Whilst growing up I was scared to make mistakes in case my foster carers decided they didn’t want me anymore, this truly was a real fear for me. I felt that I was never a part of the family so I couldn’t make the same mistakes that their own children would make. I was lucky enough to be with my brother so the thought of being split up in different homes made growing up really hard, being a teenager is about making mistakes and learning from them but I don’t feel I really got that opportunity because I was so caught up with being what people wanted me to be and creating an unrealistic expectation for myself.

With statistics like ‘Children who spend time in the care system are less likely than other children to achieve academic success or benefit from stable relationships.’ and.. ‘They are more likely to have problems with crime, drugs and mental health than their peers.’ It is easy to see why it feels like the world is against you because of a choice that you couldn’t make for yourself, so for me ‘experimenting’ like my friends were was terrifying for me: What if I enjoy it? What if I am clinically depressed? What if I don’t want to go to University? Do these questions make me just another statistic? For a teenager these are questions that you shouldn’t feel compelled to ask yourself, mistakes and illness makes you human, not a result of the care system.

Being in foster care can feel never ending. Meetings in the middle of the school day: teachers, parents and social workers gathering around and talking about you like you’re not in the room and making you feel like you don’t have a voice, I sometimes felt like I was screaming inside of my own head to be like my friends, I felt like I would never be ‘normal’ and for me this was all I ever really wanted, I didn’t want to be known as the girl in care or the girl with alcoholic parents.
I came to a point where I was feeling extremely depressed and decided that I could no longer be in that situation and made the choice at 16 to leave and move into supported lodgings: Supported lodgings is a household that take young people in and give them a place to stay but you have to supply your own food etc so its ultimately like a stepping stone to living alone. I didn’t live there for long though, it was more like a pit stop until there was space in a hostel. Moving in to a hostel was the best decision for me, I didn’t want to be a part of somebody else’s household anymore, I didn’t want to feel like I was somebody’s job.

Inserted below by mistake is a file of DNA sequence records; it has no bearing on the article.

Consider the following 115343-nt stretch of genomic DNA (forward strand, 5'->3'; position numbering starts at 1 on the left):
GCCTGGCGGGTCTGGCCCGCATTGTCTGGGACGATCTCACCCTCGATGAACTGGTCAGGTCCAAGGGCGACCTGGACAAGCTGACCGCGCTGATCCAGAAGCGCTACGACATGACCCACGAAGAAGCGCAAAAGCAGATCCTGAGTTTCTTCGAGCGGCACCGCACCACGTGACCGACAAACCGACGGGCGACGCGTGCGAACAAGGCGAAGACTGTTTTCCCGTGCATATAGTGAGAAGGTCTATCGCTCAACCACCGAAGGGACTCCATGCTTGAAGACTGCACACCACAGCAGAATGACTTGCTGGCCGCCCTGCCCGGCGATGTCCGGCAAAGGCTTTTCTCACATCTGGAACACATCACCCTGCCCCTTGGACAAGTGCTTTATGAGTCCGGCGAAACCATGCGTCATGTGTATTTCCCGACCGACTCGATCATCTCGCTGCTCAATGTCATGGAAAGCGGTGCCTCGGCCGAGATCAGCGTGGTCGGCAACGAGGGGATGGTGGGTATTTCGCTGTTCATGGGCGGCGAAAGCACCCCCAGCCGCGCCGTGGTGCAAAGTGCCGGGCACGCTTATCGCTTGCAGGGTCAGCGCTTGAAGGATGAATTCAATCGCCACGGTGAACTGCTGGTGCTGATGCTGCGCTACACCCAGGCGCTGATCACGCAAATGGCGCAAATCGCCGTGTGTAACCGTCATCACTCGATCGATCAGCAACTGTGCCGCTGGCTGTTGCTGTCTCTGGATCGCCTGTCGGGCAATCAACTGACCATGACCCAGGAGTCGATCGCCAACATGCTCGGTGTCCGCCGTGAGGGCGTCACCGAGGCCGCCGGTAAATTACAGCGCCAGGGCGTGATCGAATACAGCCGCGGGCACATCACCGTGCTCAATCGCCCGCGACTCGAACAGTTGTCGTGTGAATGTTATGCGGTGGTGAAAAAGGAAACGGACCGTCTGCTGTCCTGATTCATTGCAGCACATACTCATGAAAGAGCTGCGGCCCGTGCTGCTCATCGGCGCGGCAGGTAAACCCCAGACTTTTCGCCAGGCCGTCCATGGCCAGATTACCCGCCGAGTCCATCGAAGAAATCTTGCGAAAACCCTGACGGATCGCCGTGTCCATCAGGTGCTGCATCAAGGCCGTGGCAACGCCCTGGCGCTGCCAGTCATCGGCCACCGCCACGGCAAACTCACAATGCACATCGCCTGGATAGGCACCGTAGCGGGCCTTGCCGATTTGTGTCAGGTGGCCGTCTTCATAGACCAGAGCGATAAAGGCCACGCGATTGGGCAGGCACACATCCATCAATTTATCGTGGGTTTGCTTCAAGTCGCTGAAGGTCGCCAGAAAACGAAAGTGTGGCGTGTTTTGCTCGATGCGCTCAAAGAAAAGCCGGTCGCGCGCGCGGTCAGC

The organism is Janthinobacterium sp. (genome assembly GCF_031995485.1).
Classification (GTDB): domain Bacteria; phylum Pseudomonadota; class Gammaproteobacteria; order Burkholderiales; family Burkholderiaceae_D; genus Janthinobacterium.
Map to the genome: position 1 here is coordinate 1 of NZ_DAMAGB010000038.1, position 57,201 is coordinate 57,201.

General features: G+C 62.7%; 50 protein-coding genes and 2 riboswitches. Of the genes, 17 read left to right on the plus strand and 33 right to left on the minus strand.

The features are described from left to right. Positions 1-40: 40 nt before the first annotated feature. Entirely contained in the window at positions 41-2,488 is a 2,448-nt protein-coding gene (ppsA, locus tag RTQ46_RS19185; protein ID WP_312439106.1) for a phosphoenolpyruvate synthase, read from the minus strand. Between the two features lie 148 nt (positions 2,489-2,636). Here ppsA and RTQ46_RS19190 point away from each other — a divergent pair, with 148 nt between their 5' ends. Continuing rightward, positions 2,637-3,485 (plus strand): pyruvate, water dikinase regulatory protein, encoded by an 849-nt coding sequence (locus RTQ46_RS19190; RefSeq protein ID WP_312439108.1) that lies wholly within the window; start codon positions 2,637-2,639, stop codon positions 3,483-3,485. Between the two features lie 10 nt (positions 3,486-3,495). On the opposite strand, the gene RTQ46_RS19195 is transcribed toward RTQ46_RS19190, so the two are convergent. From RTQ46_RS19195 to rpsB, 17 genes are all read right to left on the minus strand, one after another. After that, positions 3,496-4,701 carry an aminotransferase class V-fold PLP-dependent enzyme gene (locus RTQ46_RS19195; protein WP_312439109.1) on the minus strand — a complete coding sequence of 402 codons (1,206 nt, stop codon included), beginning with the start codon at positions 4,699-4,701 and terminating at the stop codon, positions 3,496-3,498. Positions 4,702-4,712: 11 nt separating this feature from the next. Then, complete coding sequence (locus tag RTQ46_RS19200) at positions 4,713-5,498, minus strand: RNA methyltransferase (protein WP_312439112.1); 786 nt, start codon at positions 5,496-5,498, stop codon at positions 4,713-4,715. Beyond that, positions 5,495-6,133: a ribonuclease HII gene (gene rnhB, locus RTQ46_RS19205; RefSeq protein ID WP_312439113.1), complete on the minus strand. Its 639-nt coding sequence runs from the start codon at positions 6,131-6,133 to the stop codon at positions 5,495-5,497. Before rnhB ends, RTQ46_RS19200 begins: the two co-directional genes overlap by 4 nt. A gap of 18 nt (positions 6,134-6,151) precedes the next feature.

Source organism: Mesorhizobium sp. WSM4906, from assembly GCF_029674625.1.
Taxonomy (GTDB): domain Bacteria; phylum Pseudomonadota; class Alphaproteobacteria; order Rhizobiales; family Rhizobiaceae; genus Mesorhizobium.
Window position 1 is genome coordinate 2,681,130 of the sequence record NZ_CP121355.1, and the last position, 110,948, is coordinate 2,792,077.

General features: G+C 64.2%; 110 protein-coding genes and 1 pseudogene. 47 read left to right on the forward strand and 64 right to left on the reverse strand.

I eventually moved into the hostel, there were other young people living there too which made the experience a bit more bearable, I ended up being there for a year while waiting for my own home. Whilst in the hostel the feelings of loneliness would become unbearable because no family or friends where aloud inside, looking back now it was a price worth paying because I’ve now been in my own home for almost five years and it’s the most happiest and content I have ever been.

During all of this I decided to carry on with my education, I had recently finished school and it gave me some normality to my life. I soon moved into my own home, finished college and I have now recently graduated from University, that in itself being an achievement for someone who has been in the care system as statistics say only 6% of care leavers go into higher education compared to 38% of young people, I have left with an with an Upper Second Class Honours degree and I feel like I have my whole life ahead of me to become successful.

The point in this is that, bad times won’t last forever and you can overcome anything. There are so many young people in the care system and unfortunately a lot of them end up on a path they feel they can’t come back from because when you’re in that moment it does feel that nothing will ever be okay but as someone who has been there, it can. So if you’re in care, just remember you are human and your experiences can make for two different lives and I promise you that choosing the right path is the best path, that doesn’t mean that everything is always great because its not but if you can overcome statistics, you can overcome anything.

Now I’m just another young person living alone and trying to become the best version of myself I can be and to finally be at a place of ‘normality’ is a massive achievement for me, its something I thought I would never have. Social services have now stopped working with me, honestly it does bring a little fear as ultimately they have been the parents I didn’t have, making choices for me that I was to young to make but I’m ready to let that part of my life go and you will get to that point too even if it doesn’t feel like it now. These have been the best years of my life, of course there has been hard times but everyone has them and its natural!

Lastly, you may be in a position that if by choice you wouldn’t be in but life throws different obstacles at all of us and its how you handle them that makes you who you are.

Statistics were found here: http://www.thewhocarestrust.org.uk/pages/the-statistics.html Also check this website out, they offer support for children in care.

There are so many websites that can offer support but if you just want to talk to someone who can relate then please feel free to contact me via my contact details on my About Me page.